(93g) Efficient Dispersion of Crude Oil By Blends of Food-Grade Surfactants: Toward Greener Oil Spill Treatments

McCormick, A. - Presenter, University of Minnesota, Twin Cities
Riehm, D., University of Minnesota
Athas, J. C., University of Maryland
Neilsen, J., University of Rhode Island
Bothun, G. D., University of Rhode Island
John, V. T., Tulane University
Raghavan, S. R., University of Maryland
For decades, dispersants used for marine oil spills have been formulated with a blend of particular surfactants that are known to ensure effective dispersion at sea. After the Deepwater Horizon event, interest arose about what alternative surfactants might also be suitable to consider for future use. In this presentation we will very briefly summarize one promising avenue that has emerged.

Recent work has suggested that marine oil dispersants containing blends of the nontoxic surfactants lecithin (L) and Tween 80 (T) may be effective alternatives to traditional dispersant formulations containing blends of Tween 80, Span 80, and DOSS (dioctyl sodium sulfosuccinate). The dispersion effectiveness of lecithin-Tween 80 (L-T) blends in an ethanol solvent was measured for South Louisiana crude oil using baffled flask effectiveness testing, as a function of L:T ratio, surfactant:solvent ratio, solvent composition, and wt% dispersant in oil. The most effective L-T dispersants performed comparably to Tween 80-Span 80-DOSS dispersants, dispersing 75-90% of the test slick at 1.25-5 wt% dispersant in crude oil. Increasing surfactant:solvent ratio increased dispersant effectiveness even when dispersant dosage was proportionally reduced to keep total wt% surfactant in the oil constant. Replacing some of the ethanol solvent with octane or octanol also increased dispersant effectiveness, suggesting that ethanol's hydrophilicity lowered dispersant-oil miscibility, and that more hydrophobic solvents would increase dispersant effectiveness.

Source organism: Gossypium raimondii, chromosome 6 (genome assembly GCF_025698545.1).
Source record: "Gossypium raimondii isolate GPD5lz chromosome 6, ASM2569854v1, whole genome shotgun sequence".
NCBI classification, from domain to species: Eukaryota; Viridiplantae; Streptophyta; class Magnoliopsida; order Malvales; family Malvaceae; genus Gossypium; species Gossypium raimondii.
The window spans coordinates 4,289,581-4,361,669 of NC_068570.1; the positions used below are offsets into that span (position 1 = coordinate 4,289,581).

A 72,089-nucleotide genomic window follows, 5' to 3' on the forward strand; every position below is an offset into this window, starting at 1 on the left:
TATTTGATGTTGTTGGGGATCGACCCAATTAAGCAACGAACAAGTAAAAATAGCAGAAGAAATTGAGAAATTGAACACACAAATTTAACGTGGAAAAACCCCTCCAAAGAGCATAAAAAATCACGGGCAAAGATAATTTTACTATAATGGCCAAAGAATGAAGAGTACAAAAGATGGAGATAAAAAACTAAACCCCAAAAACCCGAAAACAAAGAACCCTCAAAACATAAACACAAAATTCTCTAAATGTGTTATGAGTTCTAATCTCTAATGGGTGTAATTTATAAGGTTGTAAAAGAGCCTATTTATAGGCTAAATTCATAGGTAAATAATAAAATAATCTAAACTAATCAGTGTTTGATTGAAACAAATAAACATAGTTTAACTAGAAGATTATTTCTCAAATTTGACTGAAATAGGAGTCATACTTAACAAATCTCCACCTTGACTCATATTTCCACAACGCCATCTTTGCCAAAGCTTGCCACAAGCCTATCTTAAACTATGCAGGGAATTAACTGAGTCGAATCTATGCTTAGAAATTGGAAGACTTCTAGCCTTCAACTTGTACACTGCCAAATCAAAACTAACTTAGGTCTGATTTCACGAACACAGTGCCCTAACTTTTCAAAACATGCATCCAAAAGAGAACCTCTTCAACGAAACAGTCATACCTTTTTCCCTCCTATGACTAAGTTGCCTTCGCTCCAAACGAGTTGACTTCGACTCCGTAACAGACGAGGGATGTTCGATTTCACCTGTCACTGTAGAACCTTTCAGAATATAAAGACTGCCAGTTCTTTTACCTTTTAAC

Two other important findings were that:

(1) lecithin-rich L-T dispersants were significantly more effective than Tween 80-rich L-T dispersants with lower or comparable interfacial tension, and

(2) all L-T dispersants produced much higher interfacial tension than Tween 80/Span 80/DOSS dispersants.

This suggests that interfacial phenomena other than interfacial tension, such as the formation of an interfacial gel or oil-droplets’ resistance to coalescence, may also influence L-T dispersants’ effectiveness.